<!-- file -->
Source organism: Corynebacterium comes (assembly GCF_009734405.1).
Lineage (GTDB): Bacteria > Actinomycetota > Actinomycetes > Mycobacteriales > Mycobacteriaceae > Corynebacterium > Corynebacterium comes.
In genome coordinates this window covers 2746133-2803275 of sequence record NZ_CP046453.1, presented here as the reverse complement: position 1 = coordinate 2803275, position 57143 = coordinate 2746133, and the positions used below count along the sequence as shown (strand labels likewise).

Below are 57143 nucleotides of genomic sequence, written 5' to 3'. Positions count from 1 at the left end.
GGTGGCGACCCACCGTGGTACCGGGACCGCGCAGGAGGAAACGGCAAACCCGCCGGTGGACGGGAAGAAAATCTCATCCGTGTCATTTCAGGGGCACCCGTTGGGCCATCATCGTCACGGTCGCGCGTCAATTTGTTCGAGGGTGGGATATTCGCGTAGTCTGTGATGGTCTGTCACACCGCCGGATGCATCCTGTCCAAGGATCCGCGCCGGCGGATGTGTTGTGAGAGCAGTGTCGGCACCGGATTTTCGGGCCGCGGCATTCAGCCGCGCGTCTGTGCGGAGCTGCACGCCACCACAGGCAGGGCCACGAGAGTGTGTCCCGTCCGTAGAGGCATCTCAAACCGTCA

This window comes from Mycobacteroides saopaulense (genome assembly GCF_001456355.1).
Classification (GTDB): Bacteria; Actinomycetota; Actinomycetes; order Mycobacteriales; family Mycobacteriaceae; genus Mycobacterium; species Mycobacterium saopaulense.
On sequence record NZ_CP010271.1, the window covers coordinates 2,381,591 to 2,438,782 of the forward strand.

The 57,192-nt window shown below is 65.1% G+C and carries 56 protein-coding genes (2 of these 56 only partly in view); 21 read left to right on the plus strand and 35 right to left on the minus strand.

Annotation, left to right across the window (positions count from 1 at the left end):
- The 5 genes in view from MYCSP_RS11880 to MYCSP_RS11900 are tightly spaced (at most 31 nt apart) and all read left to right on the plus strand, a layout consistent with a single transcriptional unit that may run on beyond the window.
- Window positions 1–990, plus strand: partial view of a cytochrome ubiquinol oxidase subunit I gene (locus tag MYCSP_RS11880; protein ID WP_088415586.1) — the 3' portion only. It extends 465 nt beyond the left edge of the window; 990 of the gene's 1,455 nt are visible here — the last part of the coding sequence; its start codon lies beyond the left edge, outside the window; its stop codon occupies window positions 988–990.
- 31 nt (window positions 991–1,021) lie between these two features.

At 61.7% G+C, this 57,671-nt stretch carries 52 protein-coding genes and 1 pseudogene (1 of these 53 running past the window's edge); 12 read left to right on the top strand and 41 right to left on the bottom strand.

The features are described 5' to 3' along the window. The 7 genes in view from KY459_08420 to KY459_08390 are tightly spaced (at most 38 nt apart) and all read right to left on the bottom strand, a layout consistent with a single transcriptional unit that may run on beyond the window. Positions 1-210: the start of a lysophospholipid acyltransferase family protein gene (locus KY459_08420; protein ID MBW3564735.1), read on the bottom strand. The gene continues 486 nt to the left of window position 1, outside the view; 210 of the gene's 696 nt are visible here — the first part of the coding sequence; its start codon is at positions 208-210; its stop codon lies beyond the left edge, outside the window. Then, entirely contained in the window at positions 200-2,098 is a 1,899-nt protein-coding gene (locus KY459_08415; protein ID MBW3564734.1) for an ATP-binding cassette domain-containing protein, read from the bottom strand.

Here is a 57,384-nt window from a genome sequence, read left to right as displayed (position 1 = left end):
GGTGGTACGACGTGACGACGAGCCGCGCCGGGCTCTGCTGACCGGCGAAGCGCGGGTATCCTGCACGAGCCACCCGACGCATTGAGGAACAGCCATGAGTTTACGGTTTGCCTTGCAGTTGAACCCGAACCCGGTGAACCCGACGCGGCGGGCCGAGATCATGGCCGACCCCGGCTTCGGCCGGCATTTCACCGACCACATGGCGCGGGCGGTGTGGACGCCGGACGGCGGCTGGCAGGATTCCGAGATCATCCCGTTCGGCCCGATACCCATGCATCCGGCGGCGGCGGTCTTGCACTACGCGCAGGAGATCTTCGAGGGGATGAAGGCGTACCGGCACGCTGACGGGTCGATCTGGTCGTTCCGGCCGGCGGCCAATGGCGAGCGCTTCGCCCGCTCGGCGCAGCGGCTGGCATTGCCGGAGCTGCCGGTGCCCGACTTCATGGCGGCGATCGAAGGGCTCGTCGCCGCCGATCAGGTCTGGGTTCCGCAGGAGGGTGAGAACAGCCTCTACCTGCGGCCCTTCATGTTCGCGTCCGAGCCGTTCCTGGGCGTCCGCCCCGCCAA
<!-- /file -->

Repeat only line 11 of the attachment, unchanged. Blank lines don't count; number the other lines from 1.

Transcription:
- The 5 genes in view from MYCSP_RS11880 to MYCSP_RS11900 are tightly spaced (at most 31 nt apart) and all read left to right on the plus strand, a layout consistent with a single transcriptional unit that may run on beyond the window.